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May 2017Vol. 18, No. 3Supporting Recovery in Parents With Co-Occurring Disorders in Child Welfare

The Center for Advanced Studies in Child Welfare, in partnership with the Minnesota Center for Chemical and Mental Health, created a three-part video series called Supporting Recovery in Parents With Co-Occurring Disorders in Child Welfare. This video series features experts discussing the challenges parents with co-occurring disorders (CODs) face and the resources and strategies child welfare workers can provide to help support these parents and their families.

The first video, "Supporting Parents With Co-Occurring Disorders in Child Welfare," provides an introduction to the topic and defines CODs as a simultaneous diagnosis of mental health and substance use disorders. Experts in the child welfare field featured in the video report that approximately 70–80 percent of parents involved in child welfare have CODs, making it a significant hurdle to a family's well-being. The experts discuss the importance of understanding each disorder individually as well as part of the dual diagnosis in order to create an appropriate case plan that addresses the challenges associated with CODs.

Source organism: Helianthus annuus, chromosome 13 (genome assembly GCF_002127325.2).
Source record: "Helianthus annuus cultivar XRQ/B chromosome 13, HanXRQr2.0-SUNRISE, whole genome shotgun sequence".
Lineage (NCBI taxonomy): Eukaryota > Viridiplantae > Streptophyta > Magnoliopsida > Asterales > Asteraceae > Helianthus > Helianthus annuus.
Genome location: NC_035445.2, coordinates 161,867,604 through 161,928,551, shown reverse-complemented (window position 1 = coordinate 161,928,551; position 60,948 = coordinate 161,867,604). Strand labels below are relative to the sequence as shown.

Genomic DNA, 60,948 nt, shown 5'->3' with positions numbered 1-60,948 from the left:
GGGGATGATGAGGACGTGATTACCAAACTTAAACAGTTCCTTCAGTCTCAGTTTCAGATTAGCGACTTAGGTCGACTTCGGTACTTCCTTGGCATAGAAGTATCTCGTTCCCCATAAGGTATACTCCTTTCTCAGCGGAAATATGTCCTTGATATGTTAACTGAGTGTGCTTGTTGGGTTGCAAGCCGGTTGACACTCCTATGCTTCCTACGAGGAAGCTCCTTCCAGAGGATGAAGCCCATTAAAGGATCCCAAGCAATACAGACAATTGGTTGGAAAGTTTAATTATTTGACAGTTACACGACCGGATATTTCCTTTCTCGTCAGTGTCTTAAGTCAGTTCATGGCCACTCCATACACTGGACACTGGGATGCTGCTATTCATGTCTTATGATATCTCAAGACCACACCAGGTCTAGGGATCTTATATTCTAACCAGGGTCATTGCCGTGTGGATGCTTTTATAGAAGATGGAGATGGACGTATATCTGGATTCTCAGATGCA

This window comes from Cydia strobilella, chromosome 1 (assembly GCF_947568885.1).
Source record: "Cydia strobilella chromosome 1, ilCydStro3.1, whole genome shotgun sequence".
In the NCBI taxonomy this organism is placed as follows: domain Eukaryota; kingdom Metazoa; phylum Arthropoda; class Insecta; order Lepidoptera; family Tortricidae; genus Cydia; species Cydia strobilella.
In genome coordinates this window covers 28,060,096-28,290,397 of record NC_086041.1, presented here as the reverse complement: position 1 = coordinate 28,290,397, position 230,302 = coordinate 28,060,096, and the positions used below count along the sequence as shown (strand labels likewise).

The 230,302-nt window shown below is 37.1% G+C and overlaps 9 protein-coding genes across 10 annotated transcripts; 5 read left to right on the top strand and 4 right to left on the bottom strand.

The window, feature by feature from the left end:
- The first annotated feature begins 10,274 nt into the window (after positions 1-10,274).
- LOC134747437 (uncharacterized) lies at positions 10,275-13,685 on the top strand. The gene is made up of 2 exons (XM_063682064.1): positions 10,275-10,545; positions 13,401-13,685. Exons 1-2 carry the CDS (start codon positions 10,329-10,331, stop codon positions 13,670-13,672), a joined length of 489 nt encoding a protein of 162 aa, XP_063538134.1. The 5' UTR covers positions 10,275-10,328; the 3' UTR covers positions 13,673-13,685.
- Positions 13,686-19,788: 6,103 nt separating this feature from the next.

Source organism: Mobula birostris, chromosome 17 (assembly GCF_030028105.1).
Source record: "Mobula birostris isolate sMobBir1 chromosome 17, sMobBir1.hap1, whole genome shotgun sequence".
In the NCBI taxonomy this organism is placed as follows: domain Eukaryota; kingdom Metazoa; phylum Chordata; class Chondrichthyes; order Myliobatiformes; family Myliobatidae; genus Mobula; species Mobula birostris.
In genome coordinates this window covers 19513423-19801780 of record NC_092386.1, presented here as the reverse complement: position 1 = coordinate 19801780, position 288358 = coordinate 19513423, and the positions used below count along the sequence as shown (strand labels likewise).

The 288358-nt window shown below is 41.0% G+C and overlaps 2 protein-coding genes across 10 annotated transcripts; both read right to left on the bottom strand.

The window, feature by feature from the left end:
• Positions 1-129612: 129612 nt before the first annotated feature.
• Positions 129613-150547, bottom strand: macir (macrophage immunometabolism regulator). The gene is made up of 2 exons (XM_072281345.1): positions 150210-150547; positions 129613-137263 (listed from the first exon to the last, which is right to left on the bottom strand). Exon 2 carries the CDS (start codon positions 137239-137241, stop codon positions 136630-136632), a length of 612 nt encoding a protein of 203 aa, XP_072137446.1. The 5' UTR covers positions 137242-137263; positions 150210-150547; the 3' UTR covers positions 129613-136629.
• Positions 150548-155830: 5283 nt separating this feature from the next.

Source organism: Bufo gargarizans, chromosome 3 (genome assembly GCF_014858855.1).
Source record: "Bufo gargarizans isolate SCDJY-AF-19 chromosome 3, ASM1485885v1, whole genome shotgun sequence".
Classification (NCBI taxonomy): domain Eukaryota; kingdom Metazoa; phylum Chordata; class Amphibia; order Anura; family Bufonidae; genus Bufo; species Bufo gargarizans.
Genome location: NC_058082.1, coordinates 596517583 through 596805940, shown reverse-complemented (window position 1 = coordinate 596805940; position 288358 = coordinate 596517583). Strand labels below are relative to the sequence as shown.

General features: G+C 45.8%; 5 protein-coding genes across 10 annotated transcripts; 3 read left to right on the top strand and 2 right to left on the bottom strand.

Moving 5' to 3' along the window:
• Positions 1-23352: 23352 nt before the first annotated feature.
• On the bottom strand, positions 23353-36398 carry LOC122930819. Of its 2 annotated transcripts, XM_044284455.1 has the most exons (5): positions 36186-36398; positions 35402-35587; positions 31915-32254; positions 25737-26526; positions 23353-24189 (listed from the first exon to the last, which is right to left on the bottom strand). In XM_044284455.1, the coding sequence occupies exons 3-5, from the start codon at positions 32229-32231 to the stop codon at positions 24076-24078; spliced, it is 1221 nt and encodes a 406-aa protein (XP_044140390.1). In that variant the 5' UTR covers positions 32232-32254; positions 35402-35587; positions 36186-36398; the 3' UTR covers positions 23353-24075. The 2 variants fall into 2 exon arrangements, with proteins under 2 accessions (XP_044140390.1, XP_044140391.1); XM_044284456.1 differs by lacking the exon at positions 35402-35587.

The second video, "Case Planning That Supports the Path to Recovery," stresses the importance of identifying the correct providers and resources to help families dealing with CODs and emphasizes finding a provider who has an integrated approach to dealing with both diagnoses, collaborative case planning, and safety planning.

The third video, "Integrated Approaches, Bias, and Meeting Parents Where They Are," focuses on roadblocks to recovery, specifically bias and other types of judgmental behavior, which can shape the way workers view the people they are working with and hinder their efforts to employ the appropriate case-planning strategies and support that parents with CODs need.

The complete video series, Supporting Recovery in Parents with Co-Occurring Disorders in Child Welfare, is available at